How Do I Love Thee?

The powerful love that sweeps over you when your child is born is an amazing thing. You find yourself, even years afterward, overwhelmed with emotion at the oddest moments – at a singular inflection in their voice, a poignant look in their eye, or a unique point of view they casually toss into a conversation. You gradually come to know them in different ways. The bouquet of roses they bought me for Mother’s Day when I least expected it, the letter my daughter wrote on another Mother’s Day to tell me how much I meant to her, a thank you for all you’ve done for me from one son who wants, but sometimes finds it hard, to express his gratitude, and the sincere comment by another son who once referred to me as the heart of our family.

They become individuals in their own right, ones you must let go in their own directions. But you’re still their parent and your love expands in more directions. “How do I love thee? Let me count the ways.” – Elizabeth Barrett Browning

I was listening to a program on National Public Radio this morning in which the commentator talked about love. She said we can not earn God’s love – but we can not lose it either. All we have to do is turn back to God to find what’s always there. What’s always ours. The woman said it was God’s nature to love us, whether we act rightly or wrongly.

It’s a mother’s nature, and a father’s nature, too.

Last Friday’s tragic Connecticut school shooting reminds us of this because for all the things that come to mind, the greatest of these is love. Parents’ love, teachers’ love, and the objects of their love – innocent children.

The natural order of things is for parents to outlive their children. Parents should go first, not their children. Not ever, not in any way.

Emily Rapp is losing her son to Tay-Sachs disease. Her story is beautifully recounted on her blog, “Our Little Seal,”  and is the subject of her forthcoming book, The Still Point of the Turning World. She is losing her child through no fault of her own. There is no hope for Ronan. He will likely leave this world between his 3rd and 4th birthdays – and there is nothing anyone can do about it. Not the doctors, not Emily. The parents of the murdered children in Connecticut couldn’t do anything about what happened to their children either. Both, senseless tragedies. Helpless parents.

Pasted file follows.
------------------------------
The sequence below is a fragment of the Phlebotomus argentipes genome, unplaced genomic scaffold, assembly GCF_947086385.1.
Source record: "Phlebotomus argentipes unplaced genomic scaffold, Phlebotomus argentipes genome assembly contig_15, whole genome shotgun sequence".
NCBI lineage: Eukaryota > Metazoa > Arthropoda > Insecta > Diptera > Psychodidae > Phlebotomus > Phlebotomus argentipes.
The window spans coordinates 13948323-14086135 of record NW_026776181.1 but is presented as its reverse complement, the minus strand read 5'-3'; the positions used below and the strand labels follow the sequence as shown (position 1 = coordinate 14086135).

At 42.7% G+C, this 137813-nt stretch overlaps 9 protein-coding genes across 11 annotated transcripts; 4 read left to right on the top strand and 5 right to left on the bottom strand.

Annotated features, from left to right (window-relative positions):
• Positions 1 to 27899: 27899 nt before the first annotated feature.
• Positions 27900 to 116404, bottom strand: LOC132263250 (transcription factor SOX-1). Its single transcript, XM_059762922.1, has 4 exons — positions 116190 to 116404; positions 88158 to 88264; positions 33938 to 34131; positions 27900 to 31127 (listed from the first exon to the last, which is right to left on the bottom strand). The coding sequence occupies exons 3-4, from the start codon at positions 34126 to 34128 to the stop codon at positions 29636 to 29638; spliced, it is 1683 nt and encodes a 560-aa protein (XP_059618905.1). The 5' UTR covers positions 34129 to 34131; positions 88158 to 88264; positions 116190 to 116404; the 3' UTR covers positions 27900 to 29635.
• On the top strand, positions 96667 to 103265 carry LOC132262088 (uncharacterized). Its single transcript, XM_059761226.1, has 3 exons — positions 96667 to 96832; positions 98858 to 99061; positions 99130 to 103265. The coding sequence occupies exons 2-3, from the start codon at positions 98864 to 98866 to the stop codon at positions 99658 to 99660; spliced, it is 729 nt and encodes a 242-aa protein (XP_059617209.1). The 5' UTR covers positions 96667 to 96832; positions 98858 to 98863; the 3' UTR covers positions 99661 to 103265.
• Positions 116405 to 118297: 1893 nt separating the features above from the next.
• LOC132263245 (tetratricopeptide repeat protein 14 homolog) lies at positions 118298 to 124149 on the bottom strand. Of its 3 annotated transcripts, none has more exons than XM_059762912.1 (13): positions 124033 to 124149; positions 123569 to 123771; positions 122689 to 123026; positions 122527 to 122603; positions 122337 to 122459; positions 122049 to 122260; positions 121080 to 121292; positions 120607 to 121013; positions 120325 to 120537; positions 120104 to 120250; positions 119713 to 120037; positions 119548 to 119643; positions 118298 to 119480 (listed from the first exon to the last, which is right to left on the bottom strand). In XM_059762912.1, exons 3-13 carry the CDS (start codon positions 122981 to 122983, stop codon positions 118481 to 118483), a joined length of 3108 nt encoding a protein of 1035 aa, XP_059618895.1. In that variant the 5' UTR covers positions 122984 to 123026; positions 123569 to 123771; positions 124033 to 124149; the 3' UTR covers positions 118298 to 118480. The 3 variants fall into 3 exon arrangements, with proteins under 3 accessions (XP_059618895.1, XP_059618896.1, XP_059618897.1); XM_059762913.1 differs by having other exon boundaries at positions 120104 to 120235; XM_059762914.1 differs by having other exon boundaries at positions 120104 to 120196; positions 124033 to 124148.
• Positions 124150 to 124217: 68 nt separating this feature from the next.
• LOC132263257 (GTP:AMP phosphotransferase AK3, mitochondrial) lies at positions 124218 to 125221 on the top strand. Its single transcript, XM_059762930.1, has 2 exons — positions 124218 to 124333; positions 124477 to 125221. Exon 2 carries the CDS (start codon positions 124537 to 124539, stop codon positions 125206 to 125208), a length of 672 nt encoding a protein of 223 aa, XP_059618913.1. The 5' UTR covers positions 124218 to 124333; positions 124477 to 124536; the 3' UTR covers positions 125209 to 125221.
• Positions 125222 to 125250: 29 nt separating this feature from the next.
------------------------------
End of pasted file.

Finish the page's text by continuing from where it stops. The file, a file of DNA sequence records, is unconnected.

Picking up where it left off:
Bad things happen, and when they do, there is often nothing we can do for our children, be they young or old.

When your child is born, you make a promise – I will love you, you tell them. I will be there for you no matter what. I will do the best I can for you. But sometimes there is nothing you can do but be there. Even though Emily can do nothing to alter the circumstances of her son’s life, she is there, and will be there, by his side until the end. When you listen to the stories the Shady Hook parents recount about their lost children, you realize they were there for them, too. When it mattered, they were always there.

Regardless of how old your child is, he or she remains your child. They get older and sometimes their problems get bigger. You can kiss away the pain of a little “boo-boo” but you can’t fix a life set on the wrong path by bad choices or catastrophic mistakes. Still, a mother doesn’t run when something bad happens. She turns neither her face nor her heart away. Instead, she squares her shoulders and offers them to her child for solace, for strength. She gives her child whatever she can that might ease their pain. And if there’s nothing she can give, she listens and helps pick up the pieces when the worst happens. A parent sees her child through everything, whether or not her child knows she is there.

A mother says, “I’ll be there when bad things happen. I’ll help you get back up. I will stand by you and never leave your side. No matter what you say, no matter what you do. Even if there is nothing I can do for you, I am here and always will be, standing by your side.”

That’s a mother’s, and a father’s, promise.

It’s what the parents of the Shady Hook students promised their children. But there was nothing they could do to foresee this. To prevent this.

The parents of the students who were spared due to the heroic efforts of their teachers and the school’s staff are grateful, though they will all certainly be forever marked by this tragedy. But the parents of the ones whose lives were taken are coming to understand the grief of saying goodbye to children that should have been allowed to grow up and live a full life. I can’t envision a grief more profound than the loss of a child of any age, especially one whose life was just beginning. It’s a grief most of us can’t fully grasp.

Take time to love your children in the ways that count.

“…I love thee with the breath, / Smiles, tears, of all my life! – and, if God choose, / I shall but love thee better after death.”


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